Journalist, SHP Online

December 20, 2016

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Leadership and legacy – Mike Robinson, CEO, British Safety Council

Mike Robinson Chief Executive of the British Safety Council (2)

It’s almost one year since Mike Robinson stepped into his role at the British Safety Council. Here, he talks to SHP’s Lauren Applebey about his current challenges, lessons from the past, and what he believes the profession can look forward to in the future.

This article was originally published in August 2016.

Why have you taken on the role of Chief Executive of the British Safety Council?

“In the past, I worked as a Chartered Accountant and as an IT consultant. I was lucky enough to be given a CEO role at a young age and built Halifax Bank of Scotland’s European financial services businesses.

“Then, I decided to do something very different and moved to the Ministry of Defence at the United Kingdom Hydrographic Office, which specialises in maritime navigational safety.

“For various reasons, I have always had a passion for health and safety. In the past, I had done great things for shareholders and for government, but I wanted a role where I could make a real impact on people’s lives.”

What was so attractive about the British Safety Council as an organisation?

“After one hour of conversation, I was sold on the British Safety Council. I believed that it had the potential to have a much greater impact than it had had in recent times.”

“It is an organisation filled with the most passionate people I have ever met in my life. The level of passion and the enjoyment they get from their work is something I’ve never seen before. It is a privilege to be the CEO of such an organisation.”

With good leadership, amazing things can happen.

 

What does your role entail?

“I create focus and ensure that we engage with our people, as they are our biggest asset. In the past, my businesses were international, with offices located all over the world. With the British Safety Council, we have one office in London and if I need to communicate something, I can do so in half an hour by wandering around the office and engaging with the staff. A third of my time is spent looking at strategy and the future, a third is spent around people and the final third is devoted to engaging externally with members, stakeholders and the vast number of organisations operating in health and safety. The only way to deliver the impact that we want is to be commercially viable.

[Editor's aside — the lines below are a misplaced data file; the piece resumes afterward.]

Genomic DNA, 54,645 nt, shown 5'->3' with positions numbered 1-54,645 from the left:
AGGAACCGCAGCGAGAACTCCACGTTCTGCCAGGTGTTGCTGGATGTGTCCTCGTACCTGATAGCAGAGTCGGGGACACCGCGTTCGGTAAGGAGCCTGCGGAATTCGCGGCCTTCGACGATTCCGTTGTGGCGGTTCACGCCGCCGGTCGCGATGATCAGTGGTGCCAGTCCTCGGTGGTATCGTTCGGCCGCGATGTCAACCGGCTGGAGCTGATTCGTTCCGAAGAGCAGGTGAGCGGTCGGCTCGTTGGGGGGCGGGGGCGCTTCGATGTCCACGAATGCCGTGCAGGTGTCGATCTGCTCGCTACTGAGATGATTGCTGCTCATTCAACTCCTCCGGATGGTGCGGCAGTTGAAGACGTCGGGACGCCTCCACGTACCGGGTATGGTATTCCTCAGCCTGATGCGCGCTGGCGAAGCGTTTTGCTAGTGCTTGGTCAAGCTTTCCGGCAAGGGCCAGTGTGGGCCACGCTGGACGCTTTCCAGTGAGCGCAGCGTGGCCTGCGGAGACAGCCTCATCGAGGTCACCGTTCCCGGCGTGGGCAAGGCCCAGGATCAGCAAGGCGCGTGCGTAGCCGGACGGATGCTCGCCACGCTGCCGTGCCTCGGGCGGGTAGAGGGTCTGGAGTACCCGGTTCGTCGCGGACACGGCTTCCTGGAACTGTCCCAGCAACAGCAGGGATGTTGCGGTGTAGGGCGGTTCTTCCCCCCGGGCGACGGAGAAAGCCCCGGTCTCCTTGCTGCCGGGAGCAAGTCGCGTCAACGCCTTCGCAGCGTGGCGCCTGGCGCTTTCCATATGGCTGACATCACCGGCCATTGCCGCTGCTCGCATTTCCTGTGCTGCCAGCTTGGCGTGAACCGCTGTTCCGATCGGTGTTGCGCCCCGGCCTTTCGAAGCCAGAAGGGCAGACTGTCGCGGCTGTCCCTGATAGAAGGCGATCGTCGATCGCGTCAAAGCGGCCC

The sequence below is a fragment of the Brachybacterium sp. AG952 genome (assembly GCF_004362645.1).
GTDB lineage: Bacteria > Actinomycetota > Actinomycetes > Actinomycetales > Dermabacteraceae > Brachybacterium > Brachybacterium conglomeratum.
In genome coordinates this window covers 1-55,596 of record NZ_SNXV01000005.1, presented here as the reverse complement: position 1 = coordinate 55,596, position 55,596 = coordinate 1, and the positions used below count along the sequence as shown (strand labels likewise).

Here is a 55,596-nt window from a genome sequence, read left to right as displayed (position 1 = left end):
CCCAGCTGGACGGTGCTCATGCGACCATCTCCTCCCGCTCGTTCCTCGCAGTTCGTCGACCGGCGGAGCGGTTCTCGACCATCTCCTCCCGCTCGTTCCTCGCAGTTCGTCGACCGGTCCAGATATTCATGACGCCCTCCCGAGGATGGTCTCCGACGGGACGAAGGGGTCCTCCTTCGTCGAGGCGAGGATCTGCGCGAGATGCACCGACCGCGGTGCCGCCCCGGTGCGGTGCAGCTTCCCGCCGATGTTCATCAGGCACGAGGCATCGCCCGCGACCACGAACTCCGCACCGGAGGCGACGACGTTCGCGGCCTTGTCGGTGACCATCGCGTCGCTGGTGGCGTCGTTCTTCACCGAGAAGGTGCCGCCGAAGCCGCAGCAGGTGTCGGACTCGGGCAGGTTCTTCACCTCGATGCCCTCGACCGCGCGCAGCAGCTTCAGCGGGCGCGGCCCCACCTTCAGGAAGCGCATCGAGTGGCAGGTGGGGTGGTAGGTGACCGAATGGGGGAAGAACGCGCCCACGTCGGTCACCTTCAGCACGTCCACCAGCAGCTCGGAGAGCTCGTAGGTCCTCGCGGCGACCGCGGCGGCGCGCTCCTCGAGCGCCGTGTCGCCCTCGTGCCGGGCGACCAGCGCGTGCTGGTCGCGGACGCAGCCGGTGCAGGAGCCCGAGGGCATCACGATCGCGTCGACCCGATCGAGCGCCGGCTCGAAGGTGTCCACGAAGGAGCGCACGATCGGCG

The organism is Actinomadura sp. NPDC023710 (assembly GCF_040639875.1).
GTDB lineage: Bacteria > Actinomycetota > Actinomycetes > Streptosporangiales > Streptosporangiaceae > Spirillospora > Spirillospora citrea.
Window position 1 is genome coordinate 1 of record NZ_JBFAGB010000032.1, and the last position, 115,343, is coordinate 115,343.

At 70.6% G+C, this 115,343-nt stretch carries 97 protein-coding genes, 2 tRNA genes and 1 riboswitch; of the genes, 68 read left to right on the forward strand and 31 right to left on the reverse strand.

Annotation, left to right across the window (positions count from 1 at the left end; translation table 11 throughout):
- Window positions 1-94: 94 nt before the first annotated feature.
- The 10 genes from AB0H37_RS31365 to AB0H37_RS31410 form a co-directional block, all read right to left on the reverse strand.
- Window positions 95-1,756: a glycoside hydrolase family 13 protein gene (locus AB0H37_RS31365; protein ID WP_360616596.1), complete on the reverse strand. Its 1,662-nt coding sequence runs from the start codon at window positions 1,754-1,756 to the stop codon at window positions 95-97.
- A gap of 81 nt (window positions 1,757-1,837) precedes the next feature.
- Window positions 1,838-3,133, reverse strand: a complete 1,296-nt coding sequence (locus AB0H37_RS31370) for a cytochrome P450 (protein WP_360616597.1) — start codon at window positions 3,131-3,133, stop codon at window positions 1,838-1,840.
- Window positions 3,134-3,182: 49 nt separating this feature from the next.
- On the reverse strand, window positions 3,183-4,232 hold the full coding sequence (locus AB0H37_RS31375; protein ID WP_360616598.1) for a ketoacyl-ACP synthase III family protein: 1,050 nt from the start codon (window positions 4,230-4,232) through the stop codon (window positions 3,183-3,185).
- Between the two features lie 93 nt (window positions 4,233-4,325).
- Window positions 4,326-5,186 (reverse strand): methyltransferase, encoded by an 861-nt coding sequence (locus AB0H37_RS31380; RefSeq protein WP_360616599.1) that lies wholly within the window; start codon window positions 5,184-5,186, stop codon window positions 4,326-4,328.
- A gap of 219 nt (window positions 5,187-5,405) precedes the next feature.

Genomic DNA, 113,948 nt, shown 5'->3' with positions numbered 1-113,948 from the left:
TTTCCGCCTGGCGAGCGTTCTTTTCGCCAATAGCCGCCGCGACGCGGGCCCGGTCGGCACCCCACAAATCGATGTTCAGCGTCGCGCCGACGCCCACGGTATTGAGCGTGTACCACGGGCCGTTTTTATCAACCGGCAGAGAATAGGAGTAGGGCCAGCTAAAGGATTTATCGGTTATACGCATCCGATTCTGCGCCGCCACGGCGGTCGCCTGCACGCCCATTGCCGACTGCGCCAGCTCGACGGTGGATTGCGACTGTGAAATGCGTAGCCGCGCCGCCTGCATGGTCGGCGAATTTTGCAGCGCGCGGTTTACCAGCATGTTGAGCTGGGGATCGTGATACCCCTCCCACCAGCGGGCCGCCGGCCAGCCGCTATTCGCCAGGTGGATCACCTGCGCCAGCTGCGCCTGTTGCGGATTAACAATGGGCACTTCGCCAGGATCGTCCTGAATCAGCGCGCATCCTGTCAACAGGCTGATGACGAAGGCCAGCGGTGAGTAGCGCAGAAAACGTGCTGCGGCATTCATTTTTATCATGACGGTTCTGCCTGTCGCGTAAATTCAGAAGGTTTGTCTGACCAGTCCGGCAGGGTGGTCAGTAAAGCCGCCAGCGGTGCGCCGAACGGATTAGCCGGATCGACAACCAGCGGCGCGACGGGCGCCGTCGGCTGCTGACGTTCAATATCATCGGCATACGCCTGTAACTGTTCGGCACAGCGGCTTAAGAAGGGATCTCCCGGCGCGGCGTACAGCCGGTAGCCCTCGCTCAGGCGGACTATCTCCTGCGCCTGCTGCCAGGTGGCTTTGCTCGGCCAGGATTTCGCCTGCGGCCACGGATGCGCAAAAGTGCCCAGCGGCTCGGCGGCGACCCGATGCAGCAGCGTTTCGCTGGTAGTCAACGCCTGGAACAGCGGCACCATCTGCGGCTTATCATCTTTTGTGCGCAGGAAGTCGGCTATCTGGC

“Some 20-30 years ago, the British Safety Council had more impact than it has exercised over the last 5-10 years. There are a lot of reasons for that. I believe that the opportunity for the British Safety Council to achieve its vision, which is that no one is made ill or injured at work, is as big now as it was when the organisation was established.”

At present, what are the biggest challenges in the world of health and safety?

“It’s a fascinating time for health and safety. In the UK, we have an ageing population and an ageing workforce. The country is going through an unprecedented period of austerity and we need to work longer. However, the workforce is generally less healthy now than it was 20, 30 or 40 years ago.

“We have a safety record that is enviable in terms of reducing annual fatalities at work, from 5,000 down to around 140. However, this creates issues, including complacency. Just because the good work is done and we have one of the safest working environments in the world, doesn’t mean we can take our eye off the ball. We have to get that number down because at present, it has plateaued.

“The biggest challenges at the moment are to do with health, and not just noise, dust and vibration (where there has been huge progress in the last 40 years) but also MSDs and ‘non-physical’ health. I have noticed how uncomfortable some people are with the term mental health. This is a massive challenge.

“When I started in this role, I asked people why everyone was so focused on safety. Even in the short time that I have been working for the British Safety Council, there have been changes in the understanding of the cost of not managing health. In the past, the world of health and safety has not addressed this properly. Yet the issue of not tackling MSDs and mental health is similar to the legacy of not tackling airborne particles, which contributed to 13,000 deaths a year through lung disease.

“What we don’t want to be doing in 30 years’ time is dealing with the legacy of not dealing with MSDs and mental health issues.”

What is the current focus of the British Safety Council’s activities?

“Our key areas of interest are: health, wellbeing and mental health.

“On 5 October, we will hold our annual conference, with health and mental health as its two main issues. We will also be looking at sentencing guidelines.